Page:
In the last few weeks of my 11 months (the required time for saying kaddesh), I was in America, in order to have the unveiling. During that time I had a run-in with a prayer leader who felt it necessary to say to me (when I asked if kaddesh was going to be recited) that I have to say it quietly. Needless to say, I did not take this lightly. I found an opportunity to speak to him about the way he informed me of this (less than politely), and when, instead of being apologetic, he told me I was wrong, I reluctantly informed the rabbi of the community, who assured me that he would speak to him. On the other hand, I was also at minyanim where when I made sure to inform the leader about my kaddesh, they reacted positively. On top of that, when I went to certain minyanim there were other women there (my morning time choices didn’t always coincide with theirs) and made sure to answer me. These women had also said kaddesh for parents, and continue to go to minyan, which is a wonderful, positive step that I may try to follow (thank you, Nechama and Patty). I think it will help with the way I am feeling right now, because as I am still a mourner yet kaddesh is over, I feel like I am in a kind of “no where land”. I think it is by taking positive steps that we contribute towards a legacy, rather than sinking into depression when thinking of our loss. The last few weeks also caused me to think about some of the difficulties I had when I was saying it at home in Israel, namely the practically daily changes in which nusach (translate that, would you?) we were saying leading to differences in when the kaddesh was said—which led to some confusion until I figured it all out. But all in all, I realized that while I appreciated being in a place where I could count on the prayer being the same, I also appreciated how much diversity we have in Israel, the place where all the exiles will gather- as proven.
Finally came the last day- my last chance, except for yahrzeit, to bring an aliyat neshama for my mother. I didn’t manage to make it every day as we spent some of this visit doing nice things- which meant I didn’t always get to minyan. So I knew that no matter what, I was going to make it to this last one. We had dinner in Teaneck, and my brother in law helped me find a shul close by. One last thank you here, to Teaneck Beth Aaron, to the women there, and to Rabbi Larry Rothwachs. Why? Because I found that the fight had been won there—the sign was already up. (Although I personally shiver at the word ‘occupy’.)
I have not fought this fight on my own, as my cousin Levi said at my mom’s headstone unveiling, “Come to Chabad, our women have been saying kaddesh for 200 years.” Well, I’m not part of Chabad, but it is empowering to know that I am truly not alone. Earlier in the year some friends sent an excellent article by a mourner who is far more famous than I, and I thank them for sharing Mayim Biyalik’s article about her own kaddesh experiences.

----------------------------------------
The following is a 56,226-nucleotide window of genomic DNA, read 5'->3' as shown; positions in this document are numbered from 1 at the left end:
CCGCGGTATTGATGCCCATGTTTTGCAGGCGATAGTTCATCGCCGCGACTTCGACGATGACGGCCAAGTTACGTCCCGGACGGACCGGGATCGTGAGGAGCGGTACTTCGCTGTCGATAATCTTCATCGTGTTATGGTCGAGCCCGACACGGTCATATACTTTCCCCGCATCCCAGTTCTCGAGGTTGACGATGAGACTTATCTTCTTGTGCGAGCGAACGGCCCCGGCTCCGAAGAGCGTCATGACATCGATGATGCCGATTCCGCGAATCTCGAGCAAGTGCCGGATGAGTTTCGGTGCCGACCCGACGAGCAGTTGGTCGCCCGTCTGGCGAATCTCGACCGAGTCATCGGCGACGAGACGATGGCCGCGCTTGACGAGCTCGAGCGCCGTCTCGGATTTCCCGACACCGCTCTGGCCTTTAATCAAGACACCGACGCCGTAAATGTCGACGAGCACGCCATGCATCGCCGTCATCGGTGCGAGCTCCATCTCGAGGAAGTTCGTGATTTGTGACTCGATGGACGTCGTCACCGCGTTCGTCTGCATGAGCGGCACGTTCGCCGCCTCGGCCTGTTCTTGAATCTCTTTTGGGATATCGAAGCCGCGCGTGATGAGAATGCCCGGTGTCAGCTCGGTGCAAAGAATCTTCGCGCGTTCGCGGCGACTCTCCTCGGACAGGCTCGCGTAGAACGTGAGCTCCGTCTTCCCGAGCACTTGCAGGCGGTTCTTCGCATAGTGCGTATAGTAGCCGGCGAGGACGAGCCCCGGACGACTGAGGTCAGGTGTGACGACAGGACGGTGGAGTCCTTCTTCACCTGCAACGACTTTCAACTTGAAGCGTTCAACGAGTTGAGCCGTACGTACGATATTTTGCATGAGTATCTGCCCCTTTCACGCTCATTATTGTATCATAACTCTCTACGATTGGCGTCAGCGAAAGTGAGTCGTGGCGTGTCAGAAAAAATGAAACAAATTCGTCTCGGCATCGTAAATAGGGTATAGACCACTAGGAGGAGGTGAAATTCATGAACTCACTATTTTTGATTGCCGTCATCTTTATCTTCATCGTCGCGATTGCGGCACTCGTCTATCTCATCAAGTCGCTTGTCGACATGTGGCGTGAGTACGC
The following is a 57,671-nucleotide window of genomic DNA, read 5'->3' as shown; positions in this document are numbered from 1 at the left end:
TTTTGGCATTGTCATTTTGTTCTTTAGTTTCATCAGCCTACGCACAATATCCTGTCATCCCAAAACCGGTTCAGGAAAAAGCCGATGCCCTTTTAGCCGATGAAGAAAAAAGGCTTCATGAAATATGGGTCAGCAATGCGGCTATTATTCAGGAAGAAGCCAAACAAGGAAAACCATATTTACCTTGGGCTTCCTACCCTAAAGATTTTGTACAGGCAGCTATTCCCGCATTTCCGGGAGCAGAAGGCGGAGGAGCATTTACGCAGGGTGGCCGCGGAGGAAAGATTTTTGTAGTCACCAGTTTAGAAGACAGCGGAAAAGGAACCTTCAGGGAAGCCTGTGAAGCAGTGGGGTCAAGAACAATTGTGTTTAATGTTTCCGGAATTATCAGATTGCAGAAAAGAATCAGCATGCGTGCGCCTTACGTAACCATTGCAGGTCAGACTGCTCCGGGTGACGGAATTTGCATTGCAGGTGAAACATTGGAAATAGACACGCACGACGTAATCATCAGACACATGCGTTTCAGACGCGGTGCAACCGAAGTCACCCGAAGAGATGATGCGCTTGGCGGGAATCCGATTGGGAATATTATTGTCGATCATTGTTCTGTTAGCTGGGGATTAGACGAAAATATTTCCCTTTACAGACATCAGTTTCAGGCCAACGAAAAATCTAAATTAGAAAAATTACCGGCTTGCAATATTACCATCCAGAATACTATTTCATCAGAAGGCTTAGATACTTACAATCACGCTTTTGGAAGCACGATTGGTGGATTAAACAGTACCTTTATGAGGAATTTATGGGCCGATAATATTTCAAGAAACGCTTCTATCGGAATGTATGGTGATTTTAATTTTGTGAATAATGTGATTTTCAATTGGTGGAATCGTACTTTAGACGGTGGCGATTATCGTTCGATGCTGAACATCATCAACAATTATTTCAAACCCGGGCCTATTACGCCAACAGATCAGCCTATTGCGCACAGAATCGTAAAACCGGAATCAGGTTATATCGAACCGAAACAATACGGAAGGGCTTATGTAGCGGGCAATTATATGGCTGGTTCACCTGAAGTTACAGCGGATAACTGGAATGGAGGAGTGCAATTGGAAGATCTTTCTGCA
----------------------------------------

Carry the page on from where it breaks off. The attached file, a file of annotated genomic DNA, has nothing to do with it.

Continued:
In truth, this year, and the kaddesh, is about reminding mourners that they are not alone. Even if you have lost both parents, you still have Hashem. I, thank G-d, also have wonderful in-laws who are more like a second set of parents, an amazing family, friends and community.
In that spirit, I want to mention that a week ago today marked the start of the “Three Weeks” for our nation, the weeks in which we mourn for the Temple we lost 2,000 years ago. We mourn together, grieving over a time when so much diversity drove us apart. We mourn a time when we focused on each other’s differences, rather than the knowledge that no matter what, we are all one People. In America I met parents who were sending their children (okay, letting them go) to Israel to join the army, to be part of protecting our people, our land. This is a time where we need to see that even if the rest of the world supports us (which is not currently the case-an understatement), we need to remember to support each other. It should not matter what someone else is wearing or doing. A rabbi (I wish I could remember who) once said that we should each be worrying not about our neighbor’s spiritual needs and our own physical needs, but about our neighbor’s physical needs and our own spiritual needs. Take this time to mourn what we lost but remember that we are the ones building towards the future, developing a legacy. Rather than being depressed, instead of focusing on negativity, do something positive so that next year, this time period, these three weeks, will be a time of rejoicing, a time when Jewish unity will return with our Temple. But only we can bring it about, hopefully making this year the last chance to mourn. As Mayim points out, in words that have spoken to me all year, I am not alone but part of this nation of Israel, in asking for Hashem to bring peace to all of our nation.